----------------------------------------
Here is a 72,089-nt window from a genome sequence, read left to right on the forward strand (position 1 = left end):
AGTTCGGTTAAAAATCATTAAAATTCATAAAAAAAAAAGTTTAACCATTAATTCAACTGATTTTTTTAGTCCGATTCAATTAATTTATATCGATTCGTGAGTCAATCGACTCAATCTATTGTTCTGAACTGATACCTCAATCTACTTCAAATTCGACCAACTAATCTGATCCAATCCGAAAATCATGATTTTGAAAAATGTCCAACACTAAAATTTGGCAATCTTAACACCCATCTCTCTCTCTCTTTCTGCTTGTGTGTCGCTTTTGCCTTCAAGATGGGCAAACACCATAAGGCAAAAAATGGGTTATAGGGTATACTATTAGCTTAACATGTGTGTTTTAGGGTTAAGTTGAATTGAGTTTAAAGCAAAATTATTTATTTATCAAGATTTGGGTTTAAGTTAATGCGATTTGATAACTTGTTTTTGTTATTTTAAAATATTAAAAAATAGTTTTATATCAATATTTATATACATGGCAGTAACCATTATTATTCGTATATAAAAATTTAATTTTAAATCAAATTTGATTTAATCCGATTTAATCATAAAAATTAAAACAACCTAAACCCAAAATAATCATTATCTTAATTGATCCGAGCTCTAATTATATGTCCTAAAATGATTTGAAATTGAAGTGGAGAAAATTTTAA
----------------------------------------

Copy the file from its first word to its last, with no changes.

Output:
Here is a 72,089-nt window from a genome sequence, read left to right on the forward strand (position 1 = left end):
AGTTCGGTTAAAAATCATTAAAATTCATAAAAAAAAAAGTTTAACCATTAATTCAACTGATTTTTTTAGTCCGATTCAATTAATTTATATCGATTCGTGAGTCAATCGACTCAATCTATTGTTCTGAACTGATACCTCAATCTACTTCAAATTCGACCAACTAATCTGATCCAATCCGAAAATCATGATTTTGAAAAATGTCCAACACTAAAATTTGGCAATCTTAACACCCATCTCTCTCTCTCTTTCTGCTTGTGTGTCGCTTTTGCCTTCAAGATGGGCAAACACCATAAGGCAAAAAATGGGTTATAGGGTATACTATTAGCTTAACATGTGTGTTTTAGGGTTAAGTTGAATTGAGTTTAAAGCAAAATTATTTATTTATCAAGATTTGGGTTTAAGTTAATGCGATTTGATAACTTGTTTTTGTTATTTTAAAATATTAAAAAATAGTTTTATATCAATATTTATATACATGGCAGTAACCATTATTATTCGTATATAAAAATTTAATTTTAAATCAAATTTGATTTAATCCGATTTAATCATAAAAATTAAAACAACCTAAACCCAAAATAATCATTATCTTAATTGATCCGAGCTCTAATTATATGTCCTAAAATGATTTGAAATTGAAGTGGAGAAAATTTTAA